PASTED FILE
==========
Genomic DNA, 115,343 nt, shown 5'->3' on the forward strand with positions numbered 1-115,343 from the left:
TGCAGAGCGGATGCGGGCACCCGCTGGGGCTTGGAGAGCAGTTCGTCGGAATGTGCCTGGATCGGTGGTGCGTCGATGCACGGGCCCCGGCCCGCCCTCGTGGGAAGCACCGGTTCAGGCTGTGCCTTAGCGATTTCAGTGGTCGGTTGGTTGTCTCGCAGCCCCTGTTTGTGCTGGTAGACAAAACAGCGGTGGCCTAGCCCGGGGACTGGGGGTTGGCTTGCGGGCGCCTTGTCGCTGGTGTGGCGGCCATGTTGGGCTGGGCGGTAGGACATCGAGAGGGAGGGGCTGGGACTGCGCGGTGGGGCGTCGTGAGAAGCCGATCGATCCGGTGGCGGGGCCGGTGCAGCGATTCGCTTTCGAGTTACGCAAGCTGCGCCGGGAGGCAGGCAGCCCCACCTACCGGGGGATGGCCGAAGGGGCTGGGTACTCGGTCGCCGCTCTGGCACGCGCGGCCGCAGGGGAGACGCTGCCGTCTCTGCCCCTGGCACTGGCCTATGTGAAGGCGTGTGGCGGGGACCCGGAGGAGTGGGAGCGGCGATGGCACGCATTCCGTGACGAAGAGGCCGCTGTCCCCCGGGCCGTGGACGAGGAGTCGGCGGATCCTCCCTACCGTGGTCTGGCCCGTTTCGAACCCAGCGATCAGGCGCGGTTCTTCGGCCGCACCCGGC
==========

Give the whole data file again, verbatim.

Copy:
Genomic DNA, 115,343 nt, shown 5'->3' on the forward strand with positions numbered 1-115,343 from the left:
TGCAGAGCGGATGCGGGCACCCGCTGGGGCTTGGAGAGCAGTTCGTCGGAATGTGCCTGGATCGGTGGTGCGTCGATGCACGGGCCCCGGCCCGCCCTCGTGGGAAGCACCGGTTCAGGCTGTGCCTTAGCGATTTCAGTGGTCGGTTGGTTGTCTCGCAGCCCCTGTTTGTGCTGGTAGACAAAACAGCGGTGGCCTAGCCCGGGGACTGGGGGTTGGCTTGCGGGCGCCTTGTCGCTGGTGTGGCGGCCATGTTGGGCTGGGCGGTAGGACATCGAGAGGGAGGGGCTGGGACTGCGCGGTGGGGCGTCGTGAGAAGCCGATCGATCCGGTGGCGGGGCCGGTGCAGCGATTCGCTTTCGAGTTACGCAAGCTGCGCCGGGAGGCAGGCAGCCCCACCTACCGGGGGATGGCCGAAGGGGCTGGGTACTCGGTCGCCGCTCTGGCACGCGCGGCCGCAGGGGAGACGCTGCCGTCTCTGCCCCTGGCACTGGCCTATGTGAAGGCGTGTGGCGGGGACCCGGAGGAGTGGGAGCGGCGATGGCACGCATTCCGTGACGAAGAGGCCGCTGTCCCCCGGGCCGTGGACGAGGAGTCGGCGGATCCTCCCTACCGTGGTCTGGCCCGTTTCGAACCCAGCGATCAGGCGCGGTTCTTCGGCCGCACCCGGC